A high school in Arkansas has shaken up Facebook with its request to parents.
On Aug. 10, Catholic High School for Boys in Little Rock, Arkansas, posted a photo on Facebook of a sign displayed at the school. The sign tells parents who have come to the school to bring lunch, books and other items their sons left at home to turn around in order to let kids “learn to problem-solve” without them.
“Welcome to Catholic High,” the caption reads. “We teach reading, writing, arithmetic, and problem-solving.”
As of Friday, the post has been shared more than 118,000 times and has received more than 70,000 reactions. Steve Straessle, the principal at Catholic High, told The Huffington Post that the sign is a reminder of a school policy that has been around for decades.
“I decided to post the sign this year as a reminder to parents about our policy and, more importantly, to emphasize the reason for the policy,” he said. “It’s not to deny anyone food. It’s to help students think beyond the default switch of calling on parents to bail them out.”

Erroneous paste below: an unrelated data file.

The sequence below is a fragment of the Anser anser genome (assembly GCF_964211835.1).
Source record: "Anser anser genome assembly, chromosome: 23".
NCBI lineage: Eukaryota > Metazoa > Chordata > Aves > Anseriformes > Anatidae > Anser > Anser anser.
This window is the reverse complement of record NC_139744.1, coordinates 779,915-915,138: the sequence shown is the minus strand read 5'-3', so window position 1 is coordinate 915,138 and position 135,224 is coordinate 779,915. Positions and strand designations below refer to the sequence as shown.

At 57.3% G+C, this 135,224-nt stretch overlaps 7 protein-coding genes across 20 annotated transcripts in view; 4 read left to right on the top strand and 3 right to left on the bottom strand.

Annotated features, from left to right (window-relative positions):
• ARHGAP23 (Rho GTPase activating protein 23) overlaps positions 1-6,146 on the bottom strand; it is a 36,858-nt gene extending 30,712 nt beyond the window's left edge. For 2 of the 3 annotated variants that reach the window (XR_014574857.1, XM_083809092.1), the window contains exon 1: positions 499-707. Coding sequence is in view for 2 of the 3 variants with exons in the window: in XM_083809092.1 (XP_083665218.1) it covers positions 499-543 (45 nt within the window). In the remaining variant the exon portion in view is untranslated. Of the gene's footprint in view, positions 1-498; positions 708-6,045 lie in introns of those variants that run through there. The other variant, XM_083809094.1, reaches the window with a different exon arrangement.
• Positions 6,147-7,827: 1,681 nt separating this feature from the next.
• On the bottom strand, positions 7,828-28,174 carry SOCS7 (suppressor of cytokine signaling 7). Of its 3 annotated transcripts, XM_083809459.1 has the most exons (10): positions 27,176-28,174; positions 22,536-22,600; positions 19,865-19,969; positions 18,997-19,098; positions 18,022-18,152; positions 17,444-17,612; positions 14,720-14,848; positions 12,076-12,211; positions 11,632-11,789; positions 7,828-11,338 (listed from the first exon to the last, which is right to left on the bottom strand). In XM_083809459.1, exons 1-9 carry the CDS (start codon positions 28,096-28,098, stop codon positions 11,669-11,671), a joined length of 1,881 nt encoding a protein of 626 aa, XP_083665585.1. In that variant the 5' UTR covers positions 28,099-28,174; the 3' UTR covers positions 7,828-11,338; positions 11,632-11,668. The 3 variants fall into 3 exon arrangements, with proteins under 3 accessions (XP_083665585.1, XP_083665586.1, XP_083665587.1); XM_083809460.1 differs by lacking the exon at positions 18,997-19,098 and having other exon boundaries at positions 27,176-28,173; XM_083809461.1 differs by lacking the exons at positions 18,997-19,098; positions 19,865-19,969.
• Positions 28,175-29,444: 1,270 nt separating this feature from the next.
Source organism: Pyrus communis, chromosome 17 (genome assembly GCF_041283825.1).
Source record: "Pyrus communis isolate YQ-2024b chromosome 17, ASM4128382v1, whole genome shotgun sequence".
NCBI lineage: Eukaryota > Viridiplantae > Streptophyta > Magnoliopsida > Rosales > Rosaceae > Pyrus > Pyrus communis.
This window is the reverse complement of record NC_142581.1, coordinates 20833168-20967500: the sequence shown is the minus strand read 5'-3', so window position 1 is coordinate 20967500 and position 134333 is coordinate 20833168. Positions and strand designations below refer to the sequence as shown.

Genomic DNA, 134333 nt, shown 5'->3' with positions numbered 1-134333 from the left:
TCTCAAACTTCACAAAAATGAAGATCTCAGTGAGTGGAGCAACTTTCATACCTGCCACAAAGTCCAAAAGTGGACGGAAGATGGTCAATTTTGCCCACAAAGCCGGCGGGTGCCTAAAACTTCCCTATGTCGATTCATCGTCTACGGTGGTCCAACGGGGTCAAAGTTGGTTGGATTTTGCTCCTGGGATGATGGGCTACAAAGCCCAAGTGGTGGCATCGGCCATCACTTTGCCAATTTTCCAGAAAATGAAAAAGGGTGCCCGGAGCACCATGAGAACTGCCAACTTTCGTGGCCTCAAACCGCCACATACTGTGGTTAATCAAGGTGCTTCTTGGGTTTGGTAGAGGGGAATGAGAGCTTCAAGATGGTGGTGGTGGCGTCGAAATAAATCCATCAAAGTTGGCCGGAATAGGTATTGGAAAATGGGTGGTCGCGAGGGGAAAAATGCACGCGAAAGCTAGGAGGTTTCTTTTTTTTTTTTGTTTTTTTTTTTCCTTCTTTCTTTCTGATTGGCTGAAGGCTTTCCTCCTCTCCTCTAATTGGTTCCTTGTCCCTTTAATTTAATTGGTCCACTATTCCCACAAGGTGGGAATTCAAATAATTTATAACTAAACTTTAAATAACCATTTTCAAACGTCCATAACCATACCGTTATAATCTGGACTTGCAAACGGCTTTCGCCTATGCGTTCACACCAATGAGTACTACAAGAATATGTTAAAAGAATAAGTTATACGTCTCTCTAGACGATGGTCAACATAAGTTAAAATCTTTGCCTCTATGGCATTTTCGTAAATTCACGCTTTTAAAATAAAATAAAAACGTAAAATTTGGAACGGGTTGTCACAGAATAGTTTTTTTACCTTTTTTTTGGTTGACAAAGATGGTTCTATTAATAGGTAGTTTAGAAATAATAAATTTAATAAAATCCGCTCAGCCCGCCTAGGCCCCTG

Straessle also said the policy does not keep students from eating lunch or learning because the resources students need to access such things are available on campus.
“No one goes hungry,” he said. “Education does not stop if there is a forgotten book. Kids are not kicked off the football team for forgetting a knee pad or a mouth guard.”
According to the comments section of the post, Facebook users are torn about the policy. One user referred to the display as the “best sign ever,” and another said the school should “be applauded.” Other users thought the policy seemed harsh.
“You can’t problem-solve on an empty stomach, without your schoolbooks or if you’re depressed from getting in trouble because you forgot everything,” one user commented. “Give them a break!”
According to Straessle, parents of students at Catholic High “have had no complaints” since they have previously been aware of this policy. He said he would not recommend this approach for every school, especially those with younger students, but said it aligns with Catholic High’s goals.
“It works at Catholic High because it is intrinsic to our mission of helping parents teach self-reliance, self-advocacy, and personal responsibility,” he said.